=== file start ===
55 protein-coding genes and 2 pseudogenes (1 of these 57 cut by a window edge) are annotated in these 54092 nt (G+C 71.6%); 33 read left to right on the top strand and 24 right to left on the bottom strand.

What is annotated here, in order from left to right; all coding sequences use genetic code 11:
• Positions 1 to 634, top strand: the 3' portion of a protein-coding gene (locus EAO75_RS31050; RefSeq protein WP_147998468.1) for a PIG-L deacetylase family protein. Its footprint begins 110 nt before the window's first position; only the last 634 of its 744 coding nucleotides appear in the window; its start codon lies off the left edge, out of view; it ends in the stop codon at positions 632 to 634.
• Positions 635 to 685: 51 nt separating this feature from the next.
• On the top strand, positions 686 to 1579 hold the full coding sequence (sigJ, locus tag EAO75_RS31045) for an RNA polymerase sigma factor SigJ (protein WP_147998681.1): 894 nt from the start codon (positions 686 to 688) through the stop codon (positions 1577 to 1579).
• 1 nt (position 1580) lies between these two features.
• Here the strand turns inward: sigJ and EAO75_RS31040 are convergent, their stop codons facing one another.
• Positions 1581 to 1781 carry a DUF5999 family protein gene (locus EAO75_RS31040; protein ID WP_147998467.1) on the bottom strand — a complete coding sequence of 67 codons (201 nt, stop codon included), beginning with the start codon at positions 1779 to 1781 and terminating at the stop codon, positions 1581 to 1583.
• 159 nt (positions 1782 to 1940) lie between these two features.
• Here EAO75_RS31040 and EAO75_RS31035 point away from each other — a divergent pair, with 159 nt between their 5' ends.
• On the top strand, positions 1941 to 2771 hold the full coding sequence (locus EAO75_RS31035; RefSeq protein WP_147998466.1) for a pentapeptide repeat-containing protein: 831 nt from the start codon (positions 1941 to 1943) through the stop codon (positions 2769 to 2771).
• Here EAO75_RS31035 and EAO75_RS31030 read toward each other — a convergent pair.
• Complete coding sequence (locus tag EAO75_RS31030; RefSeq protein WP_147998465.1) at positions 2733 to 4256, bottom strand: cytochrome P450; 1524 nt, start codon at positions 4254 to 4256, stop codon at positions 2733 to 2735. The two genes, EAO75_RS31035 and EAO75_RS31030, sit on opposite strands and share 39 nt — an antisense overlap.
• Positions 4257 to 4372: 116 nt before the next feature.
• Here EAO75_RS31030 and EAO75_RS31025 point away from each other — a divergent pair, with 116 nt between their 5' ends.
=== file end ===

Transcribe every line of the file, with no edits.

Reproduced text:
55 protein-coding genes and 2 pseudogenes (1 of these 57 cut by a window edge) are annotated in these 54092 nt (G+C 71.6%); 33 read left to right on the top strand and 24 right to left on the bottom strand.

What is annotated here, in order from left to right; all coding sequences use genetic code 11:
• Positions 1 to 634, top strand: the 3' portion of a protein-coding gene (locus EAO75_RS31050; RefSeq protein WP_147998468.1) for a PIG-L deacetylase family protein. Its footprint begins 110 nt before the window's first position; only the last 634 of its 744 coding nucleotides appear in the window; its start codon lies off the left edge, out of view; it ends in the stop codon at positions 632 to 634.
• Positions 635 to 685: 51 nt separating this feature from the next.
• On the top strand, positions 686 to 1579 hold the full coding sequence (sigJ, locus tag EAO75_RS31045) for an RNA polymerase sigma factor SigJ (protein WP_147998681.1): 894 nt from the start codon (positions 686 to 688) through the stop codon (positions 1577 to 1579).
• 1 nt (position 1580) lies between these two features.
• Here the strand turns inward: sigJ and EAO75_RS31040 are convergent, their stop codons facing one another.
• Positions 1581 to 1781 carry a DUF5999 family protein gene (locus EAO75_RS31040; protein ID WP_147998467.1) on the bottom strand — a complete coding sequence of 67 codons (201 nt, stop codon included), beginning with the start codon at positions 1779 to 1781 and terminating at the stop codon, positions 1581 to 1583.
• 159 nt (positions 1782 to 1940) lie between these two features.
• Here EAO75_RS31040 and EAO75_RS31035 point away from each other — a divergent pair, with 159 nt between their 5' ends.
• On the top strand, positions 1941 to 2771 hold the full coding sequence (locus EAO75_RS31035; RefSeq protein WP_147998466.1) for a pentapeptide repeat-containing protein: 831 nt from the start codon (positions 1941 to 1943) through the stop codon (positions 2769 to 2771).
• Here EAO75_RS31035 and EAO75_RS31030 read toward each other — a convergent pair.
• Complete coding sequence (locus tag EAO75_RS31030; RefSeq protein WP_147998465.1) at positions 2733 to 4256, bottom strand: cytochrome P450; 1524 nt, start codon at positions 4254 to 4256, stop codon at positions 2733 to 2735. The two genes, EAO75_RS31035 and EAO75_RS31030, sit on opposite strands and share 39 nt — an antisense overlap.
• Positions 4257 to 4372: 116 nt before the next feature.
• Here EAO75_RS31030 and EAO75_RS31025 point away from each other — a divergent pair, with 116 nt between their 5' ends.